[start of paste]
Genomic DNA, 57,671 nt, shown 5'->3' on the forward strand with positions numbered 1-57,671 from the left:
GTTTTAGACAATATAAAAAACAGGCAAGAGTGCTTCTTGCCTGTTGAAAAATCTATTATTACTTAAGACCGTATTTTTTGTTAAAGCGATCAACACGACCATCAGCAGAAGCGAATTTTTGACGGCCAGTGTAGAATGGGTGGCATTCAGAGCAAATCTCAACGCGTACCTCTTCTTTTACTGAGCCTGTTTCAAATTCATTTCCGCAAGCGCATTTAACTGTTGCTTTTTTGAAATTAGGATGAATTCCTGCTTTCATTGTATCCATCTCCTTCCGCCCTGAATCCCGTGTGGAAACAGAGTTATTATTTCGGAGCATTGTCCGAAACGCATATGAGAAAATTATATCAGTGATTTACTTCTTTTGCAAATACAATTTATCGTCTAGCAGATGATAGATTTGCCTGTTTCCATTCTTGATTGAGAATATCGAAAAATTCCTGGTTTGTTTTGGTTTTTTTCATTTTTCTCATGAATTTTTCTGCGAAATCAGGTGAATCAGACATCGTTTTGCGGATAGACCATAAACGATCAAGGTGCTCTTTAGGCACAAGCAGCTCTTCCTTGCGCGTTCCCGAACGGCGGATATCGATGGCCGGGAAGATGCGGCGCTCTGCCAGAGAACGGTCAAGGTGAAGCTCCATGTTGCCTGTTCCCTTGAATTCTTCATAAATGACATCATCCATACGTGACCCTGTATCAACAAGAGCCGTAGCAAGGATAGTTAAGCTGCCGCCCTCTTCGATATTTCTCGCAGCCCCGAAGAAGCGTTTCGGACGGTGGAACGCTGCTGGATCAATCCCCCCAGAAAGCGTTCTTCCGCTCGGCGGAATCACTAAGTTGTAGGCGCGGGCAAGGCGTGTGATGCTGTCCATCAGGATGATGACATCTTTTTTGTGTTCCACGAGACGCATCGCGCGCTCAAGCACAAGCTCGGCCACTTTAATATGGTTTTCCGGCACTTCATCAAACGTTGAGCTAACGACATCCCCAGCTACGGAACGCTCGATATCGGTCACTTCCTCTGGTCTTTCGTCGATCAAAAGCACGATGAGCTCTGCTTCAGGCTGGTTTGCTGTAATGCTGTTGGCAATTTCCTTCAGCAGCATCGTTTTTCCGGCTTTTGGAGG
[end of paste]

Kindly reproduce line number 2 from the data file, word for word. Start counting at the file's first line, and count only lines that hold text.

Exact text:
GTTTTAGACAATATAAAAAACAGGCAAGAGTGCTTCTTGCCTGTTGAAAAATCTATTATTACTTAAGACCGTATTTTTTGTTAAAGCGATCAACACGACCATCAGCAGAAGCGAATTTTTGACGGCCAGTGTAGAATGGGTGGCATTCAGAGCAAATCTCAACGCGTACCTCTTCTTTTACTGAGCCTGTTTCAAATTCATTTCCGCAAGCGCATTTAACTGTTGCTTTTTTGAAATTAGGATGAATTCCTGCTTTCATTGTATCCATCTCCTTCCGCCCTGAATCCCGTGTGGAAACAGAGTTATTATTTCGGAGCATTGTCCGAAACGCATATGAGAAAATTATATCAGTGATTTACTTCTTTTGCAAATACAATTTATCGTCTAGCAGATGATAGATTTGCCTGTTTCCATTCTTGATTGAGAATATCGAAAAATTCCTGGTTTGTTTTGGTTTTTTTCATTTTTCTCATGAATTTTTCTGCGAAATCAGGTGAATCAGACATCGTTTTGCGGATAGACCATAAACGATCAAGGTGCTCTTTAGGCACAAGCAGCTCTTCCTTGCGCGTTCCCGAACGGCGGATATCGATGGCCGGGAAGATGCGGCGCTCTGCCAGAGAACGGTCAAGGTGAAGCTCCATGTTGCCTGTTCCCTTGAATTCTTCATAAATGACATCATCCATACGTGACCCTGTATCAACAAGAGCCGTAGCAAGGATAGTTAAGCTGCCGCCCTCTTCGATATTTCTCGCAGCCCCGAAGAAGCGTTTCGGACGGTGGAACGCTGCTGGATCAATCCCCCCAGAAAGCGTTCTTCCGCTCGGCGGAATCACTAAGTTGTAGGCGCGGGCAAGGCGTGTGATGCTGTCCATCAGGATGATGACATCTTTTTTGTGTTCCACGAGACGCATCGCGCGCTCAAGCACAAGCTCGGCCACTTTAATATGGTTTTCCGGCACTTCATCAAACGTTGAGCTAACGACATCCCCAGCTACGGAACGCTCGATATCGGTCACTTCCTCTGGTCTTTCGTCGATCAAAAGCACGATGAGCTCTGCTTCAGGCTGGTTTGCTGTAATGCTGTTGGCAATTTCCTTCAGCAGCATCGTTTTTCCGGCTTTTGGAGG